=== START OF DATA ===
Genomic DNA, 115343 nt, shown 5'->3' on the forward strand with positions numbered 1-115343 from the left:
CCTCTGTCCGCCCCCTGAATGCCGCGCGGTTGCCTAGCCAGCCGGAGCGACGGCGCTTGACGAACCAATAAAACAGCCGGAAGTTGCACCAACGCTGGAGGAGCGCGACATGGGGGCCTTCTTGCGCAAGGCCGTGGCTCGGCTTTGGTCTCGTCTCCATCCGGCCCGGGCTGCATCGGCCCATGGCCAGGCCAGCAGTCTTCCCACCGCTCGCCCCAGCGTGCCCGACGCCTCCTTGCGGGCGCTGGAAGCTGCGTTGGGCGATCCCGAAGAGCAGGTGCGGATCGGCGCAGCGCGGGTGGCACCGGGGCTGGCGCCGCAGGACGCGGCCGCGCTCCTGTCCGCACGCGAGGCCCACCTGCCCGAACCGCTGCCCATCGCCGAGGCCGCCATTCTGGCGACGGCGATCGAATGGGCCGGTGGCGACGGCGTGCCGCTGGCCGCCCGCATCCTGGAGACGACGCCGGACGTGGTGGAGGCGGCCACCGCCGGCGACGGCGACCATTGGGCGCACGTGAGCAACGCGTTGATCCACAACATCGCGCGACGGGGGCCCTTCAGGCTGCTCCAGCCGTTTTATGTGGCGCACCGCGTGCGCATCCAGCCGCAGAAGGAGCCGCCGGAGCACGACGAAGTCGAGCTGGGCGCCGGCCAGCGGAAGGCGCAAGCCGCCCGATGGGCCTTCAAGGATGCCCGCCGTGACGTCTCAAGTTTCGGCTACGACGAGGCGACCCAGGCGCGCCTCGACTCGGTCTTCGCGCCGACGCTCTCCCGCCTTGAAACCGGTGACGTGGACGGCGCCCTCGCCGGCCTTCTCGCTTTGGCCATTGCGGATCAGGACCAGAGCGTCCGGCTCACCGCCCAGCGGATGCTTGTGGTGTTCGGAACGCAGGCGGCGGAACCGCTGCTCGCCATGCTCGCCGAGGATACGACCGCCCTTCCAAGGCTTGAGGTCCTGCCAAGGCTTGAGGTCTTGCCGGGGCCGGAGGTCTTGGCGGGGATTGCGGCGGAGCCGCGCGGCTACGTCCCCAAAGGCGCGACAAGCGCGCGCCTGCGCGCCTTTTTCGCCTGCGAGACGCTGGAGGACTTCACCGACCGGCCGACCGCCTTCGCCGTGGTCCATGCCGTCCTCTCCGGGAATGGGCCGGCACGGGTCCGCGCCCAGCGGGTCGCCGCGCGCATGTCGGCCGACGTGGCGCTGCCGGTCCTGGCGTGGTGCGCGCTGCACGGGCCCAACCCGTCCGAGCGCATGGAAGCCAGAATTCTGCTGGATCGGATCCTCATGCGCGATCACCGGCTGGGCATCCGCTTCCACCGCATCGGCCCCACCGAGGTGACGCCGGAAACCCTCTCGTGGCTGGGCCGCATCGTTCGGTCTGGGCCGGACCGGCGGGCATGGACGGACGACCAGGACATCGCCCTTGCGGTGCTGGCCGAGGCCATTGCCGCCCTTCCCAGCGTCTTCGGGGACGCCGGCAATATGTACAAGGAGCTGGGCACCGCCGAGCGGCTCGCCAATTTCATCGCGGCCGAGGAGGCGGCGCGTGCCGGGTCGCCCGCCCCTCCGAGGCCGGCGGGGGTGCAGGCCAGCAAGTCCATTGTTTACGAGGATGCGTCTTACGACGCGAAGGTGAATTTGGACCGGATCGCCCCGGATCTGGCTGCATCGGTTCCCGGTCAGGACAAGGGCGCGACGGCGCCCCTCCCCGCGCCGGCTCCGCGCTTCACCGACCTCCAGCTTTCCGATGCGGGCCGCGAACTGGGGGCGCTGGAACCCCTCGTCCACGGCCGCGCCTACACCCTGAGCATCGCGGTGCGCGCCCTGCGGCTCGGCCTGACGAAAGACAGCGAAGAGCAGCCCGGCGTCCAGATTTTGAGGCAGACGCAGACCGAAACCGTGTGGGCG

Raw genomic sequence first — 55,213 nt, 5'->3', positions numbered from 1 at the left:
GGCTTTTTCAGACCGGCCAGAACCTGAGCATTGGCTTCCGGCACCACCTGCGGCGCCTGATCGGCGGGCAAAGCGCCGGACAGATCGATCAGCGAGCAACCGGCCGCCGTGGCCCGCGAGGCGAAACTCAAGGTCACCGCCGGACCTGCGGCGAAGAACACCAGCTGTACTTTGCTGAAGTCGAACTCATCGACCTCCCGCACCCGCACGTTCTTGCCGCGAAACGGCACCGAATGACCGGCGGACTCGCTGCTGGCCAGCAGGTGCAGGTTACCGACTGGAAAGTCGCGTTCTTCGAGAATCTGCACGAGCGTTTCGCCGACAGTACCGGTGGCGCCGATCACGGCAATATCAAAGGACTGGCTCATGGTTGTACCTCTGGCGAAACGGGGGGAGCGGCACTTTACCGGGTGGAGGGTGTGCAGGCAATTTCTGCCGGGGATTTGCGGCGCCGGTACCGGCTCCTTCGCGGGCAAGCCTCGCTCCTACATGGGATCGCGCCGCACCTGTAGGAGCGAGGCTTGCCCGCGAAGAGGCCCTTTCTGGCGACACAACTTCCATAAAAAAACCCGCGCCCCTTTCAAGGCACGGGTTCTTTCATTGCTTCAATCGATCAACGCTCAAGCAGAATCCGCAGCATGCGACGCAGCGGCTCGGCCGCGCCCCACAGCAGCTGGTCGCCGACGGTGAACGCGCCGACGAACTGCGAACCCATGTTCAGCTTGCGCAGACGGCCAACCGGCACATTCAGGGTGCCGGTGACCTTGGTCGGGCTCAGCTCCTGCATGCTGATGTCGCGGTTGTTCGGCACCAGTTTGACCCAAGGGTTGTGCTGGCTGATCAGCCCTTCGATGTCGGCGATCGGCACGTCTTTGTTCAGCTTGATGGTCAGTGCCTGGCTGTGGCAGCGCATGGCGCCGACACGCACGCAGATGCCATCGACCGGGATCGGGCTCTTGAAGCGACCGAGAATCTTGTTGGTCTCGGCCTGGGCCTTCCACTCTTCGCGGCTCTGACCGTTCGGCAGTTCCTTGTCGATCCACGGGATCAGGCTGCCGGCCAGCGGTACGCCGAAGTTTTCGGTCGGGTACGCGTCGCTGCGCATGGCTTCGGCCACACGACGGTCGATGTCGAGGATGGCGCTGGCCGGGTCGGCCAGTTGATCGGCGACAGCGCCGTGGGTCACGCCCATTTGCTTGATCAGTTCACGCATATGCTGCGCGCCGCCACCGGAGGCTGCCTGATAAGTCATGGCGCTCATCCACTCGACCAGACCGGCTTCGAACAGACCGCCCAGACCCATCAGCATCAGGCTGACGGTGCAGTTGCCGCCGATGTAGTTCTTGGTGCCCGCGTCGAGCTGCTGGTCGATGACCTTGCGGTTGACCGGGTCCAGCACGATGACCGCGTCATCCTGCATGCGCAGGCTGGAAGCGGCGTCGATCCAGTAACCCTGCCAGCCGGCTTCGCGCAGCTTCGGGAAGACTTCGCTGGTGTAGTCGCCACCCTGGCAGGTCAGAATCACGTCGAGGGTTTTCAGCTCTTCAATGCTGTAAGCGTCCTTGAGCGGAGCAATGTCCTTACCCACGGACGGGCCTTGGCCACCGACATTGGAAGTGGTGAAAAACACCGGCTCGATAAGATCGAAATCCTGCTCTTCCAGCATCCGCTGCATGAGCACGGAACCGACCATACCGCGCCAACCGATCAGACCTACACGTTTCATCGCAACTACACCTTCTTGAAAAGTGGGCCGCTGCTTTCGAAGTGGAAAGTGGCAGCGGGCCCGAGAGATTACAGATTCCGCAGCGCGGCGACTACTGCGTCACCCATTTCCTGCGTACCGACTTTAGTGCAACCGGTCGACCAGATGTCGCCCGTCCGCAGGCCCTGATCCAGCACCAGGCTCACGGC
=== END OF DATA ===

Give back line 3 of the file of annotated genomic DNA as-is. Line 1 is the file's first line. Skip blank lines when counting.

Raw genomic sequence first — 55,213 nt, 5'->3', positions numbered from 1 at the left: